Friday 23 August 2019

'The unionist majority is gone, a united Ireland is within our grasp' - Sinn Fein deputy

Sinn Fein deputy leader Michelle O’Neill (Niall Carson/PA Wire)
Sinn Fein deputy leader Michelle O’Neill (Niall Carson/PA Wire)

Gareth Cross

Sinn Fein's deputy leader Michelle O'Neill vowed that there will be an Irish unity referendum "within the next short number of years".

The Mid Ulster MLA made the comments while addressing party colleagues at Sinn Fein's local election campaign launch in Dublin on Sunday.

Ms O'Neill said that the Brexit debate had changed opinions on a united Ireland and called on people to begin preparing for the referendum.

She said that the "political landscape is changing" and "change is in the air", pointing to the recent electoral success of Sinn Fein.

“Over the past two elections in the north the unionist majority has gone," Ms O'Neill said.

Sinn Fein and the SDLP currently hold one more seat in the non-sitting Northern Ireland Assembly than the traditional parties of unionism, the DUP and UUP.

Ms O'Neill said that the "notion of a perpetual unionist majority - the very basis of partition - is gone" and that Brexit had "completely transformed the context".

“People who were previously apathetic about a United Ireland are re-engaged, and people who would have been opposed to a United Ireland are now reconsidering their position," the Sinn Fein deputy leader said.

“There is no doubt that Brexit has been a catalyst for mainstreaming the debate now underway, where people of all shades of opinion are considering the benefits of remaining within the United Kingdom against the merits of staying within the European Union through a unified Ireland."

The Mid Ulster MLA said that because of Brexit, Irish unity was "no longer a long-term aim" and that a referendum was a "very real prospect within the next short number of years".

Ms O'Neill called on people to prepare for the referendum, to "reach out and work with people from all identities and ideologies, and persuade them that interests are best served in a united Ireland".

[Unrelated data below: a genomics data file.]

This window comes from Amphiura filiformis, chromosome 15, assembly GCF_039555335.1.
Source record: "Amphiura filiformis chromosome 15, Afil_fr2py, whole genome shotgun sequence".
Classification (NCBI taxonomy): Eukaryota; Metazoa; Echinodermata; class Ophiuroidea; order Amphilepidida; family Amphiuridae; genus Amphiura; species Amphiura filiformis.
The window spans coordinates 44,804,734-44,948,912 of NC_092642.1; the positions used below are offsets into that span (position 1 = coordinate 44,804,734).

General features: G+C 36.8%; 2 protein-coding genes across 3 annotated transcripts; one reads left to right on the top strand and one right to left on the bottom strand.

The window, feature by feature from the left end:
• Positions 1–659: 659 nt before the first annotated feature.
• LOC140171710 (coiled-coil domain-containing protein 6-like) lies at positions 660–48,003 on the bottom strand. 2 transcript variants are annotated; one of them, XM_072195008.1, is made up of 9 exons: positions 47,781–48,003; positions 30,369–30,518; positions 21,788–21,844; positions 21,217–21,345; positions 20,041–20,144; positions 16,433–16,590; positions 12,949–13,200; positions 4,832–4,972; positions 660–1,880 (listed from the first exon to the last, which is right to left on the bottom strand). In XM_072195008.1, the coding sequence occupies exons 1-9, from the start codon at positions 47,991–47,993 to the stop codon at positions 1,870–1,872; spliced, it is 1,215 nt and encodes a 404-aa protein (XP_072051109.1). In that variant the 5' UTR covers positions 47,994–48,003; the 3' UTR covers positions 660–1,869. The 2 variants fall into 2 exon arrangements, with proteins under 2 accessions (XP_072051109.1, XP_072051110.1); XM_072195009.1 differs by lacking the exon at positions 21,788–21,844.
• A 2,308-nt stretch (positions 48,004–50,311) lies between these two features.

“A United Ireland is within our grasp. We are in the most defining period since the Good Friday Agreement of 1998 and Ireland is changing rapidly," she said.

Meanwhile, Sinn Fein leader Mary Lou McDonald has said that the party will meet in Belfast next week to select their Northern Ireland candidate for the upcoming European elections.

It remains to be seen whether the UK will field candidates in the election, but Prime Minister Theresa May has indicated the UK could be willing to take part, as she seeks another Brexit extension until June 30.

It is anticipated European Council President Donald Tusk will suggest a year long extension, which can be broken if the UK agrees a withdrawal deal, at a summit in Brussels next Wednesday.

"Sinn Fein will be ready, we will be prepared to energetically contest EU elections in the north," Mrs McDonald said.

“We will give the people of the north the opportunity to vote for a Sinn Fein candidate who will stand up for their interests, for the interests of Ireland."

Nominations for the Sinn Fein candidate will open on Monday and close on Friday with a selection convention held in Belfast next Saturday.

Party veteran Martina Anderson is the current Sinn Fein MEP for Northern Ireland.

Belfast Telegraph

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